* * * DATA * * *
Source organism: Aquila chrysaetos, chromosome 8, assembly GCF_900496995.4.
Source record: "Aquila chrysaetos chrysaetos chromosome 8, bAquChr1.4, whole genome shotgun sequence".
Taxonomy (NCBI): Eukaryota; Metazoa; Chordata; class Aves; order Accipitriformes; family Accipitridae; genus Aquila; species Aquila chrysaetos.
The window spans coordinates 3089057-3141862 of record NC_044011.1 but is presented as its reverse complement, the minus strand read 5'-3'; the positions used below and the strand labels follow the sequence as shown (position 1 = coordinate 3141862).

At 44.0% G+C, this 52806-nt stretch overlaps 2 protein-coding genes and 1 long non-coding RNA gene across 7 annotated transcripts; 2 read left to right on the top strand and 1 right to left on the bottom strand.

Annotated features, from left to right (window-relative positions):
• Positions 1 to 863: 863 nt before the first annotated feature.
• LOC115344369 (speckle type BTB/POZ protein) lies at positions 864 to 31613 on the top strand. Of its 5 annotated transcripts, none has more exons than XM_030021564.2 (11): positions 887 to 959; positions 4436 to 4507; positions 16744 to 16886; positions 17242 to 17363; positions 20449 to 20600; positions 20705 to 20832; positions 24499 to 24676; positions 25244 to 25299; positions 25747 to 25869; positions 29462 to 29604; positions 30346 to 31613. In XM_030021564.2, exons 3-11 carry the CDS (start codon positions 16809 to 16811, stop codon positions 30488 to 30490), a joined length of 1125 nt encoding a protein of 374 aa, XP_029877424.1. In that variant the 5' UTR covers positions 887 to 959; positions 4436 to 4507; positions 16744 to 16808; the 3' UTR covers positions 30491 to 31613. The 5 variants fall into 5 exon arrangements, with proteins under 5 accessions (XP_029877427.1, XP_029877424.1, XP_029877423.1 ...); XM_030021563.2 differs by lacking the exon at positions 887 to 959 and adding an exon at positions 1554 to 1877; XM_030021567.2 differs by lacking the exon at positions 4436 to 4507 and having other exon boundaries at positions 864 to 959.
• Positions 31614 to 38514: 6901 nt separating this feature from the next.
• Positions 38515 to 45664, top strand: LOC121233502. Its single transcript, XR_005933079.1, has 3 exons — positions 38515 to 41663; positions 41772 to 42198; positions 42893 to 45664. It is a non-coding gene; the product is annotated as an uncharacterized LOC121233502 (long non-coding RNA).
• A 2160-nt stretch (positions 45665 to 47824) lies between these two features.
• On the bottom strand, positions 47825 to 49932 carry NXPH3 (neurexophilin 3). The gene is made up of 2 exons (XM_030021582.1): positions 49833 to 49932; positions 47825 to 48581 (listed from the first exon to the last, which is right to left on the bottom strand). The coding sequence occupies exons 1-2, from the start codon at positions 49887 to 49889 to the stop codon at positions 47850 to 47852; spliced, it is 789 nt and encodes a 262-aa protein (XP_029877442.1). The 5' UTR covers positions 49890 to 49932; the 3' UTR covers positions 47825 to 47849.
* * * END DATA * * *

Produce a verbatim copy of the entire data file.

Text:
Source organism: Aquila chrysaetos, chromosome 8, assembly GCF_900496995.4.
Source record: "Aquila chrysaetos chrysaetos chromosome 8, bAquChr1.4, whole genome shotgun sequence".
Taxonomy (NCBI): Eukaryota; Metazoa; Chordata; class Aves; order Accipitriformes; family Accipitridae; genus Aquila; species Aquila chrysaetos.
The window spans coordinates 3089057-3141862 of record NC_044011.1 but is presented as its reverse complement, the minus strand read 5'-3'; the positions used below and the strand labels follow the sequence as shown (position 1 = coordinate 3141862).

At 44.0% G+C, this 52806-nt stretch overlaps 2 protein-coding genes and 1 long non-coding RNA gene across 7 annotated transcripts; 2 read left to right on the top strand and 1 right to left on the bottom strand.

Annotated features, from left to right (window-relative positions):
• Positions 1 to 863: 863 nt before the first annotated feature.
• LOC115344369 (speckle type BTB/POZ protein) lies at positions 864 to 31613 on the top strand. Of its 5 annotated transcripts, none has more exons than XM_030021564.2 (11): positions 887 to 959; positions 4436 to 4507; positions 16744 to 16886; positions 17242 to 17363; positions 20449 to 20600; positions 20705 to 20832; positions 24499 to 24676; positions 25244 to 25299; positions 25747 to 25869; positions 29462 to 29604; positions 30346 to 31613. In XM_030021564.2, exons 3-11 carry the CDS (start codon positions 16809 to 16811, stop codon positions 30488 to 30490), a joined length of 1125 nt encoding a protein of 374 aa, XP_029877424.1. In that variant the 5' UTR covers positions 887 to 959; positions 4436 to 4507; positions 16744 to 16808; the 3' UTR covers positions 30491 to 31613. The 5 variants fall into 5 exon arrangements, with proteins under 5 accessions (XP_029877427.1, XP_029877424.1, XP_029877423.1 ...); XM_030021563.2 differs by lacking the exon at positions 887 to 959 and adding an exon at positions 1554 to 1877; XM_030021567.2 differs by lacking the exon at positions 4436 to 4507 and having other exon boundaries at positions 864 to 959.
• Positions 31614 to 38514: 6901 nt separating this feature from the next.
• Positions 38515 to 45664, top strand: LOC121233502. Its single transcript, XR_005933079.1, has 3 exons — positions 38515 to 41663; positions 41772 to 42198; positions 42893 to 45664. It is a non-coding gene; the product is annotated as an uncharacterized LOC121233502 (long non-coding RNA).
• A 2160-nt stretch (positions 45665 to 47824) lies between these two features.
• On the bottom strand, positions 47825 to 49932 carry NXPH3 (neurexophilin 3). The gene is made up of 2 exons (XM_030021582.1): positions 49833 to 49932; positions 47825 to 48581 (listed from the first exon to the last, which is right to left on the bottom strand). The coding sequence occupies exons 1-2, from the start codon at positions 49887 to 49889 to the stop codon at positions 47850 to 47852; spliced, it is 789 nt and encodes a 262-aa protein (XP_029877442.1). The 5' UTR covers positions 49890 to 49932; the 3' UTR covers positions 47825 to 47849.